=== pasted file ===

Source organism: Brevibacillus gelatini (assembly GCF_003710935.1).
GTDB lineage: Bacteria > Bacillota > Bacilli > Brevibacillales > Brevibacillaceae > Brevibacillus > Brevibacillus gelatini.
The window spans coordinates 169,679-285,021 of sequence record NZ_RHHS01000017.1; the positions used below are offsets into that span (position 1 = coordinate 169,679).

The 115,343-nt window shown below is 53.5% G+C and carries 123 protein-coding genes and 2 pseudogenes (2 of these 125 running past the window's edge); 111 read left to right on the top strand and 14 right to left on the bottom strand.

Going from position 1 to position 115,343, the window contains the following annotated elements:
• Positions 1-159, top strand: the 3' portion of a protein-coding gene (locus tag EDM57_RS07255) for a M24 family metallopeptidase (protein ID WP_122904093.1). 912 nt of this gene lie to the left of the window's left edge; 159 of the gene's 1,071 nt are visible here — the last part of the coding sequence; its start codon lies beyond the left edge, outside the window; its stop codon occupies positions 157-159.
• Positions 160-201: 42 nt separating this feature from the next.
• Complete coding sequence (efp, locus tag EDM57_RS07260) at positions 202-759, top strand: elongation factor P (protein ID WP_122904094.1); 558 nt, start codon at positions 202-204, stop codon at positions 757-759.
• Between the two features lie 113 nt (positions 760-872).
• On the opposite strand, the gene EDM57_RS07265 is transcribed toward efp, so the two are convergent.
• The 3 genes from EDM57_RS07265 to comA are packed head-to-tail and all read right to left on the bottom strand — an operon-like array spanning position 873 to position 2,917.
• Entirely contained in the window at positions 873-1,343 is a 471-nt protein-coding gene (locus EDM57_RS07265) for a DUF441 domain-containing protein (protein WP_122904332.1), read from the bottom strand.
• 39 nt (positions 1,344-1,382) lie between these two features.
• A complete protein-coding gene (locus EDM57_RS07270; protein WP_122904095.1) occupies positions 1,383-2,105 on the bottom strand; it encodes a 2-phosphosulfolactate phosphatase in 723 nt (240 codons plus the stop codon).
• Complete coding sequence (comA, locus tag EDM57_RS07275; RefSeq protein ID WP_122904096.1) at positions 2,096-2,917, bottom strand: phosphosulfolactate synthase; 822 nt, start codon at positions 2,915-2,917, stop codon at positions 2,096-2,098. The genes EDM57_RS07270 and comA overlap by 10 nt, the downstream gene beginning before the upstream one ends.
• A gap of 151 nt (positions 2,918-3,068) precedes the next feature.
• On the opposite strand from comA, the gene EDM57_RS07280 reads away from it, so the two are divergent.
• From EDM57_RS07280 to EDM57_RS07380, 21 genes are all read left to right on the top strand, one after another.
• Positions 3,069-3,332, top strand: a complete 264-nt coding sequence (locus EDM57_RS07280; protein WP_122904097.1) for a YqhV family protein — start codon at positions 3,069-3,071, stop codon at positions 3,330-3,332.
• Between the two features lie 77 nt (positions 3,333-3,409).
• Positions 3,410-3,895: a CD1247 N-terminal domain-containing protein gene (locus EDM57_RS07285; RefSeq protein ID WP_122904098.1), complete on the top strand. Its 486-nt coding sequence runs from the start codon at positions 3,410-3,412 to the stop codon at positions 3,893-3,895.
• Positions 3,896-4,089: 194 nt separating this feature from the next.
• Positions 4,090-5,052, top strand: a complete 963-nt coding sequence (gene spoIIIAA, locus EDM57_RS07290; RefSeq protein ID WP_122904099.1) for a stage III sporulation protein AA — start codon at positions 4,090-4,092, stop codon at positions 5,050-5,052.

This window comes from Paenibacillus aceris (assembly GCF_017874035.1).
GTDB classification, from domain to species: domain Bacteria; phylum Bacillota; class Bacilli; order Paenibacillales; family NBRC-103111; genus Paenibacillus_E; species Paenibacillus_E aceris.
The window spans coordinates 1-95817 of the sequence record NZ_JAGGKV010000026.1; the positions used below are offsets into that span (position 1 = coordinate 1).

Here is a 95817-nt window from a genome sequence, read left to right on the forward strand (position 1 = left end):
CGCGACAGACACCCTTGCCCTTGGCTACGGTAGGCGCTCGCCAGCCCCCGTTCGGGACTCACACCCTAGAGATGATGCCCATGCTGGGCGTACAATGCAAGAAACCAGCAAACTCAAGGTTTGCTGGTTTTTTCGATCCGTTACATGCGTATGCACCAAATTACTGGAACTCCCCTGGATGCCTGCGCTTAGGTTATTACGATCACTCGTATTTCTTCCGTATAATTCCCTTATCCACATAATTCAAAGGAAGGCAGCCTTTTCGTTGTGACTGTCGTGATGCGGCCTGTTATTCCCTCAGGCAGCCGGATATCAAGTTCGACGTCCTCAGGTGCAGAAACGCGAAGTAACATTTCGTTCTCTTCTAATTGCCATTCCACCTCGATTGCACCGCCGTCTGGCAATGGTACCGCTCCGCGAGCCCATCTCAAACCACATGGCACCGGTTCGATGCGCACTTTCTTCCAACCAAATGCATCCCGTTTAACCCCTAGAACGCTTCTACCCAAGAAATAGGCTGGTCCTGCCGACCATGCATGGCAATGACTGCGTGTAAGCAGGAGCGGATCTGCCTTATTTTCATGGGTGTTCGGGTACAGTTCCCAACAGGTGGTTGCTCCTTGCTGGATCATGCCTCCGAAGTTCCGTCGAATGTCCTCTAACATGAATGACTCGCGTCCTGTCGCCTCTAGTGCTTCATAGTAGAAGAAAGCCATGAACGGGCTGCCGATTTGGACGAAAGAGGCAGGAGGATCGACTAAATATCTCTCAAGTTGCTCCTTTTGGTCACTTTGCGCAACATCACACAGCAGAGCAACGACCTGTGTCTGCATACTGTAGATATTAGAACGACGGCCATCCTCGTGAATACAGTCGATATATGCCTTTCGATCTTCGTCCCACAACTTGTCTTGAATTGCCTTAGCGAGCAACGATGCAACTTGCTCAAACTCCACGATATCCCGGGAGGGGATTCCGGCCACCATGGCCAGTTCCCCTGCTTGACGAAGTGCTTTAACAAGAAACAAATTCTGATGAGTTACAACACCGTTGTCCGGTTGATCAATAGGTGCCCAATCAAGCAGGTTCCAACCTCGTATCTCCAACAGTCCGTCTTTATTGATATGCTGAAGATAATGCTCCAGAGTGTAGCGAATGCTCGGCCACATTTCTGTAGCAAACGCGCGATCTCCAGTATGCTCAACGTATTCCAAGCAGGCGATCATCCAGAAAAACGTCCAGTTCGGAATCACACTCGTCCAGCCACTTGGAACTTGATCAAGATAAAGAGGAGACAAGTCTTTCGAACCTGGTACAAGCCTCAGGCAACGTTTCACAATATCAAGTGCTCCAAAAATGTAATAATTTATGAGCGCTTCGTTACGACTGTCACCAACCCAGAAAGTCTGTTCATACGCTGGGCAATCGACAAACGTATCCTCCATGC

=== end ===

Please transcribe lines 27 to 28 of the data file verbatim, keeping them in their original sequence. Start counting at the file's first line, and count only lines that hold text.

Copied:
Here is a 95817-nt window from a genome sequence, read left to right on the forward strand (position 1 = left end):
CGCGACAGACACCCTTGCCCTTGGCTACGGTAGGCGCTCGCCAGCCCCCGTTCGGGACTCACACCCTAGAGATGATGCCCATGCTGGGCGTACAATGCAAGAAACCAGCAAACTCAAGGTTTGCTGGTTTTTTCGATCCGTTACATGCGTATGCACCAAATTACTGGAACTCCCCTGGATGCCTGCGCTTAGGTTATTACGATCACTCGTATTTCTTCCGTATAATTCCCTTATCCACATAATTCAAAGGAAGGCAGCCTTTTCGTTGTGACTGTCGTGATGCGGCCTGTTATTCCCTCAGGCAGCCGGATATCAAGTTCGACGTCCTCAGGTGCAGAAACGCGAAGTAACATTTCGTTCTCTTCTAATTGCCATTCCACCTCGATTGCACCGCCGTCTGGCAATGGTACCGCTCCGCGAGCCCATCTCAAACCACATGGCACCGGTTCGATGCGCACTTTCTTCCAACCAAATGCATCCCGTTTAACCCCTAGAACGCTTCTACCCAAGAAATAGGCTGGTCCTGCCGACCATGCATGGCAATGACTGCGTGTAAGCAGGAGCGGATCTGCCTTATTTTCATGGGTGTTCGGGTACAGTTCCCAACAGGTGGTTGCTCCTTGCTGGATCATGCCTCCGAAGTTCCGTCGAATGTCCTCTAACATGAATGACTCGCGTCCTGTCGCCTCTAGTGCTTCATAGTAGAAGAAAGCCATGAACGGGCTGCCGATTTGGACGAAAGAGGCAGGAGGATCGACTAAATATCTCTCAAGTTGCTCCTTTTGGTCACTTTGCGCAACATCACACAGCAGAGCAACGACCTGTGTCTGCATACTGTAGATATTAGAACGACGGCCATCCTCGTGAATACAGTCGATATATGCCTTTCGATCTTCGTCCCACAACTTGTCTTGAATTGCCTTAGCGAGCAACGATGCAACTTGCTCAAACTCCACGATATCCCGGGAGGGGATTCCGGCCACCATGGCCAGTTCCCCTGCTTGACGAAGTGCTTTAACAAGAAACAAATTCTGATGAGTTACAACACCGTTGTCCGGTTGATCAATAGGTGCCCAATCAAGCAGGTTCCAACCTCGTATCTCCAACAGTCCGTCTTTATTGATATGCTGAAGATAATGCTCCAGAGTGTAGCGAATGCTCGGCCACATTTCTGTAGCAAACGCGCGATCTCCAGTATGCTCAACGTATTCCAAGCAGGCGATCATCCAGAAAAACGTCCAGTTCGGAATCACACTCGTCCAGCCACTTGGAACTTGATCAAGATAAAGAGGAGACAAGTCTTTCGAACCTGGTACAAGCCTCAGGCAACGTTTCACAATATCAAGTGCTCCAAAAATGTAATAATTTATGAGCGCTTCGTTACGACTGTCACCAACCCAGAAAGTCTGTTCATACGCTGGGCAATCGACAAACGTATCCTCCATGC